My understanding is that as soon as that kind of a claim is made in the army, the man gets what is in effect a desk job in a situation where he is not further processed into the military system until there has been a disposition one way or the other of his claim.

If he prevails he gets discharged?

William H. Rehnquist:

If he prevails he gets discharged.

The petitioner claims that since under his view of the statute, it confers a right of exemption on the conscientious objector and doesn’t expressly authorize any regulation which may limit the time in which that claim can be asserted, that the regulation is here applied by the court below as inconsistent with the statute and therefore unauthorized.

I think this claim proves too much and would cite at least two points in support of that observation.

There is no expressed statutory authority in 6 (j) for barring the assertion of conscientious objector claims which have existed previous to induction notice but haven’t been asserted and yet even the Court’s which have gone the Gearey route have said that this is a proper function of the regulation that the man who was always a conscientious objector but fails to assert it until the time he receives the induction notice can validly be barred and yet there’s no statutory authority for that.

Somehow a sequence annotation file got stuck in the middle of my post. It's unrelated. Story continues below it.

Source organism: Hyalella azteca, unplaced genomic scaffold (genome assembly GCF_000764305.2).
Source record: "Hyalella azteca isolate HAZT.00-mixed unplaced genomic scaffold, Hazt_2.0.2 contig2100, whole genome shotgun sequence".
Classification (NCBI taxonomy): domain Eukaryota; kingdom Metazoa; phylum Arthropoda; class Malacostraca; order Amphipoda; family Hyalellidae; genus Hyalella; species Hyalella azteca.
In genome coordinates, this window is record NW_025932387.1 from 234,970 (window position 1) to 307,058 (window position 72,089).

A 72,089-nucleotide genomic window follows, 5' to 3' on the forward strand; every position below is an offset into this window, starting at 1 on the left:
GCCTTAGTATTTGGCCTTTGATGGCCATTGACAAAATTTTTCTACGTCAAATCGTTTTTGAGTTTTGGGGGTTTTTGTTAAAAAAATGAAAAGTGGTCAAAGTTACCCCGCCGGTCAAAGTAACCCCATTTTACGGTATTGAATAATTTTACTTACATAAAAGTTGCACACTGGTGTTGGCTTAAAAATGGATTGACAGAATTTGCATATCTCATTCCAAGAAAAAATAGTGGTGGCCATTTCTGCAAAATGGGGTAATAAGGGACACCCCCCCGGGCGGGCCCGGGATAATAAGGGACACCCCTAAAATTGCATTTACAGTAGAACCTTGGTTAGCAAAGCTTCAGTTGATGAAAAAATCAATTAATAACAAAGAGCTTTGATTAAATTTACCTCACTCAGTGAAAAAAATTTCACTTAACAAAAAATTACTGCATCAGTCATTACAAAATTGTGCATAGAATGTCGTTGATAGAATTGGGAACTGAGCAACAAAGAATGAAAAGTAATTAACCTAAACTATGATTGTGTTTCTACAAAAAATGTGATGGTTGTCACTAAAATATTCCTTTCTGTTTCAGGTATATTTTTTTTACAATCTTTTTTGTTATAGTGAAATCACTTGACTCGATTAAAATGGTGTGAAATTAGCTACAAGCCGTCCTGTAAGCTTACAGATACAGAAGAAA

It’s simply the application of a procedural rule that is fairly designed to both permit reasonable processing of these claims and to effectuate a necessary ultimate cut off date and change it.

Potter Stewart:

Well, that’s waiver I suppose and after all you can even — you can waive even constitutional rights?

I suppose that could be misunderstood in terms of waiver, you had an objection but you didn’t make it?

William H. Rehnquist:

Well, but Mr. Justice Stewart, his waiver is so significantly different from a procedural cut off, neither of them are expressly authorized by statute, both of them are well recognized in almost any system of procedural adjudication.

Perhaps waiver because it is — you know, something that every lawyer responds to almost instinctively with an affirmative notion, maybe waiver is different but I don’t think it that — it’s completely different and I think the type of procedural thing we’re talking about here is by no means completely distinguishable.

The same Section 6 (j) of the Act that confers the right of conscientious objector exemption also confers in unqualified terms a right of appeal and although this precise language is this, “Any person claiming exemption from combatant training and service because of such conscientious objection shall if such claim is not sustained by the local board, be entitled to an appeal to the appropriate appeal board”, and yet I suspect even petitioner wouldn’t contend that the president under his general authority to promulgate rules isn’t entitled to set some time limit as within which an appeal from an adverse decision of a local board must be taken to the appeal board.

Surely, on the day before you need to report for the induction, you can’t come in and say, “Well, I’ve decided to appeal to the appeal board from the local board’s adverse ruling two years ago, that I wasn’t a conscientious objector.”

William H. Rehnquist:

So, it simply is an overly simplistic to use an overly used word.